Community Broadband Pushed Out of Pinetops, N.C.

Community Broadband Pushed Out of Pinetops, N.C.

Date: 30 Jan 2018 | posted in: MuniNetworks | 0 Facebooktwitterredditmail

Suddenlink passed up the opportunity to offer connectivity in Pinetops, North Carolina, for years until now. About a year after a bill in the General Assembly gave nearby Wilson’s municipal network the ability to serve the tiny community, Suddenlink is taking advantage of the law to enter Pinetops and push Wilson’s Greenlight Community Broadband out.

Suddenly Suddenlink

One of his constituents called Town Commissioner Brent Wooten last October to share a conversation he’d had at work in nearby Wilson. Wooten’s constituent had encountered a Suddenlink employee who told him, “We’re coming to see you in Pinetops.” The company had sent out a notice to employees that overtime would be available because Suddenlink was planning to run fiber from Rocky Mount to Pinetops.

Wooten hadn’t heard anything from Suddenlink; neither had any of the other Commissioners. All he knew was that the company had been reducing staff and cutting costs ever since being acquired by Altice in 2015.

North Carolina Legislature

A Little History

While events that put Pinetops (pop. 1,300) in the national spotlight began in February 2015, the story has roots that go back further. Officials in Pinetops, recognizing that better local Internet access keeps small rural communities from wasting away, approached several providers years ago requesting better Internet infrastructure. Suddenlink’s service area ends about two miles outside of Pinetops town limits. Nevertheless, Suddenlink wasn’t willing to bring cable service to Pinetops. CenturyLink didn’t want to make investments to upgrade the community’s old DSL solution; the community had no options from national providers.

Not far from Pinetops sits Wilson, North Carolina, where the city of about 49,000 enjoys the benefits of a publicly owned fiber optic network, Greenlight. Pinetops officials asked Wilson to expand Greenlight to their town, but state law precluded Wilson from offering broadband beyond county lines. Pinetops and the local Vick Family Farm, a large potato manufacturer with international distribution, were both desperate for better services, out of reach, and out of options because no other ISP would help them.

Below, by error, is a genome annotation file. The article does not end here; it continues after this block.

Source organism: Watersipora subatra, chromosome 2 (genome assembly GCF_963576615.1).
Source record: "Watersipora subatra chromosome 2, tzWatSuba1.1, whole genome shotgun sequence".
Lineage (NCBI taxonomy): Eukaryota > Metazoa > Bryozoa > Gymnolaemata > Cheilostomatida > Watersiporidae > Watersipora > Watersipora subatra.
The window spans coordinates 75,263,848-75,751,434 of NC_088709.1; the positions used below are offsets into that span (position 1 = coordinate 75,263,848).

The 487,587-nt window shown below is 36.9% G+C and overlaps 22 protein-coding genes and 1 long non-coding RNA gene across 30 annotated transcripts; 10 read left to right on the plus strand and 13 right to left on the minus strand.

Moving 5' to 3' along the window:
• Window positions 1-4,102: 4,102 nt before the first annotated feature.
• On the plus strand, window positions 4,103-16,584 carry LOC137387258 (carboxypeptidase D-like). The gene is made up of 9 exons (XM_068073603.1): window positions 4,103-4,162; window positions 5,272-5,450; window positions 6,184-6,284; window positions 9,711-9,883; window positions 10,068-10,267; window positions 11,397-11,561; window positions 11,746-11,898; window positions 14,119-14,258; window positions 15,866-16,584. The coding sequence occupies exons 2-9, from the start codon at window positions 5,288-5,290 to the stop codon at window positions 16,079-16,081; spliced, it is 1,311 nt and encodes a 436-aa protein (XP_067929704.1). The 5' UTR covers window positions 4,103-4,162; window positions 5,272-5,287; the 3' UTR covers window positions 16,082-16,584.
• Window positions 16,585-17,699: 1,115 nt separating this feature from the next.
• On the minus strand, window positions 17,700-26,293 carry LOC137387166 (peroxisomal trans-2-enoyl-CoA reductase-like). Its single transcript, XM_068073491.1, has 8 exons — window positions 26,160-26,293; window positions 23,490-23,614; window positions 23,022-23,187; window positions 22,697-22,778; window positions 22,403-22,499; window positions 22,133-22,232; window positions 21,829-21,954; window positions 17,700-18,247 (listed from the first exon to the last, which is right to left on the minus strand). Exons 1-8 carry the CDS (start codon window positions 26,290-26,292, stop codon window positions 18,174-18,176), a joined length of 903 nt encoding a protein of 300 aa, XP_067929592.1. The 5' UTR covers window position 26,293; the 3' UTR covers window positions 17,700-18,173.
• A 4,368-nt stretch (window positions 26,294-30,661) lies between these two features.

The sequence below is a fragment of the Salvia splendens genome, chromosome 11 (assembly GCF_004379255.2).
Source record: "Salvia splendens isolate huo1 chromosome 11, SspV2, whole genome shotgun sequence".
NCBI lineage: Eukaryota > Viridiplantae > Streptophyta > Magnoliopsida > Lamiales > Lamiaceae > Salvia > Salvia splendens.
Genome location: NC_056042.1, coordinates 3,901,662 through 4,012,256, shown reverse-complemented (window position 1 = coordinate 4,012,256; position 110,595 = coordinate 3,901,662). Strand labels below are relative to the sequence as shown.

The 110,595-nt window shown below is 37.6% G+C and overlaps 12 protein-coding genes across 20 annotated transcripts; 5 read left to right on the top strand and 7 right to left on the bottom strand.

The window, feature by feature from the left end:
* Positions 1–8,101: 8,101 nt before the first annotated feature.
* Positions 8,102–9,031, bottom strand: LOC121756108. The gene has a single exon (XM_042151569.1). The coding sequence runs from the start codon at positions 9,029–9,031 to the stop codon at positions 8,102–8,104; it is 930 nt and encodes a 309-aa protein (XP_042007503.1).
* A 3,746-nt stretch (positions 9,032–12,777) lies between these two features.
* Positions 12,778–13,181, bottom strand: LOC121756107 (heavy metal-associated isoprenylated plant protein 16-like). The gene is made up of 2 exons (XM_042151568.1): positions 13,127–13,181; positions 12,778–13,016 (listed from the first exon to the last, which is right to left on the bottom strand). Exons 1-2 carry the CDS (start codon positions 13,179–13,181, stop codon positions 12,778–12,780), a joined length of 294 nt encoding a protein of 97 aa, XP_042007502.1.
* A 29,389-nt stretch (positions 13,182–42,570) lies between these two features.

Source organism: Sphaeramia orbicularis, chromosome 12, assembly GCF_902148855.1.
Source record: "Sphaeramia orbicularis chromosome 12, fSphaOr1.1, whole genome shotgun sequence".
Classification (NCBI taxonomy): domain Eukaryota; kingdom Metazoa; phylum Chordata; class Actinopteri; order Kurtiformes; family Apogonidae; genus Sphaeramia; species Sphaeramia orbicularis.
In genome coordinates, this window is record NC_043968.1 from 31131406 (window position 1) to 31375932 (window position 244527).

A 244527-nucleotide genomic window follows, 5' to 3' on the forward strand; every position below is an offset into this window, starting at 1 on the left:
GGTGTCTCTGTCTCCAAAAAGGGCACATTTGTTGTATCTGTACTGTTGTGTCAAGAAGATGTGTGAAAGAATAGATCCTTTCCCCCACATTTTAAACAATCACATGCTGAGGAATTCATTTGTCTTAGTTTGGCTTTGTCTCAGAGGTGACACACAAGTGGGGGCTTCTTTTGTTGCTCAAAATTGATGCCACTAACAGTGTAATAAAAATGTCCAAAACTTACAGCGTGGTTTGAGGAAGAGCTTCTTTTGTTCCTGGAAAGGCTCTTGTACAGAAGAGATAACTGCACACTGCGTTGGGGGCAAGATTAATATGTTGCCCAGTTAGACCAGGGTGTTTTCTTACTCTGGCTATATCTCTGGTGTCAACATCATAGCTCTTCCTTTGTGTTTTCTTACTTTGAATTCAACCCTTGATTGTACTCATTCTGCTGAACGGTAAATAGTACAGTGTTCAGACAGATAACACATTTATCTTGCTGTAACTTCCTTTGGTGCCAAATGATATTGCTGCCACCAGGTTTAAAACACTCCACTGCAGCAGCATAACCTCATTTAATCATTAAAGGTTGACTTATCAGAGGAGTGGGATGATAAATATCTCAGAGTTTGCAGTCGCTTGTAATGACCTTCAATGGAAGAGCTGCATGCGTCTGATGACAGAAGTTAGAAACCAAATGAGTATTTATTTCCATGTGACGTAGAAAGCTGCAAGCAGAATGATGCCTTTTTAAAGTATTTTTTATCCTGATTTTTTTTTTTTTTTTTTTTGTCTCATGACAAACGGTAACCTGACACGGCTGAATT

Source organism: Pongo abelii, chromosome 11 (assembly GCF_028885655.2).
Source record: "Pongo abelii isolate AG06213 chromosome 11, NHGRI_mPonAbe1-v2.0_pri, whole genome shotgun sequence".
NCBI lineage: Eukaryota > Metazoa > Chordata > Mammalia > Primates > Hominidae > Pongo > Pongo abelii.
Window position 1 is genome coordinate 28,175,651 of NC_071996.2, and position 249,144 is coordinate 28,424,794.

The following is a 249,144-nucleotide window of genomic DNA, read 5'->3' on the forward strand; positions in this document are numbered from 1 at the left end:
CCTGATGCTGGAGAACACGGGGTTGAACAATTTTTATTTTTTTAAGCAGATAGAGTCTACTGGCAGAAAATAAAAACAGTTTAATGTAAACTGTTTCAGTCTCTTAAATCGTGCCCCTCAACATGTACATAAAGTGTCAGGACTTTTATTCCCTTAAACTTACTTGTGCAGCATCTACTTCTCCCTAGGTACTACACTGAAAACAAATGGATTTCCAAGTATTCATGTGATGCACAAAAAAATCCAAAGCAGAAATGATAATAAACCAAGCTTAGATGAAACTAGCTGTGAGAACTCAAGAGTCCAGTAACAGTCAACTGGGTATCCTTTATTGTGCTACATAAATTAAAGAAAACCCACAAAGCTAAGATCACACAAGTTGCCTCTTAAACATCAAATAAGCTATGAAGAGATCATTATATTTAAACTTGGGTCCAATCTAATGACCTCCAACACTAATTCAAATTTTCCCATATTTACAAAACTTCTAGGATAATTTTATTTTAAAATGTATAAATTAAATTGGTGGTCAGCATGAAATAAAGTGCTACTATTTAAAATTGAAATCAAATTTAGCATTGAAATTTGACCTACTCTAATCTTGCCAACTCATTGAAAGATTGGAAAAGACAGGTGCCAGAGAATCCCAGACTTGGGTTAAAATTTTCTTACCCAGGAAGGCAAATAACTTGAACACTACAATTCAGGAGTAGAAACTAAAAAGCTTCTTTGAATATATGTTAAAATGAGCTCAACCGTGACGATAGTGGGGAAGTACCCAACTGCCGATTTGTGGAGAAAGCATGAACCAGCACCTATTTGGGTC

Wilson and Chattanooga joined together to ask the FCC to preempt the restrictive state laws in Tennessee and North Carolina, and in February 2015, the Commission agreed with them. The FCC overturned the state laws, which gave Wilson the opportunity to deploy fiber optic infrastructure to both Pinetops and the Vick Family Farm.

Within months, businesses in Pinetops felt the positive effects of affordable gigabit connectivity. People who had difficulties finding employment in the past had new online opportunities. Local schools, government offices, and other facilities also signed up for reliable high-speed Internet access at affordable rates.

When the state appealed the FCC ruling and won in the Sixth Court of Appeals in 2016, suddenly Wilson was violating state law. If they did not remove Greenlight service from Pinetops, the entire community of Wilson risked losing the exemptionto North Carolina’s law. Instead of just ceasing service to Pinetops, however, Wilson chose to provide high-speed Internet service temporarily at no charge. Gigabit connectivity had proven to be too valuable to Pinetops; sending them backward seemed cruel.

logo-greenlight-nc-2014.png

City leaders in Wilson and Pinetops joined together and approached state legislators to ask for special legislation that would allow Wilson’s Greenlight to continue to serve Pinetops. Even though Suddenlink and CenturyLink had passed on the opportunity to provide better connectivity in the small town, their lobbyists interfered with the legislative process. In order to prevent Greenlight from expanding beyond county limits to serve Pinetops, representatives from the big national companies used their influence with state legislators to amend the original proposal.

The original version of HB 396 only added a few lines to existing law, simply expanding on the current exemption for Wilson which allows it to offer communications services. Within a month, however, lobbyists had managed to draft an amendment that added language that requires Wilson to end Greenlight service within 30 days if a private provider offers FTTP service in Pinetops. With the adoption of HB 396, we see North Carolina’s State Legislators deciding who wins and who loses as the General Assembly handily eliminates competition for Suddenlink or any other provider who might have decided to move into Pinetops.

seal-north-carolina.jpgIn addition to deciding who gets to do business in Pinetops, the General Assembly also chose to sentence the people of Pinetops to Internet access from a company with a reputation for poor customer service. Residents and businesses in Pinetops have enjoyed steady and affordable rates from Greenlight, but as a recent study reveals, private ISP rates are typically more expensive and tend to fluctuate.

HB 396 included no language to ensure that Pinetops subscribers would not face rate hikes and no requirement that an incoming ISP adhere to a prescribed standard of customer service. The bill provides plenty of benefits for ISPs that may decide to dabble in Pinetops, but no protections for the people who live there. For residents and businesses that see gigabit symmetrical connectivity from Greenlight as a way to keep their town from shriveling away, HB 396 was filled with red flags. Pinetops residents had no leverage. Susan Coker Craig, a local business owner and a former Town Commissioner, says, “It’s amazing to me that our legislature is reversing our technological advances; it’s ridiculous. Ridiculous.”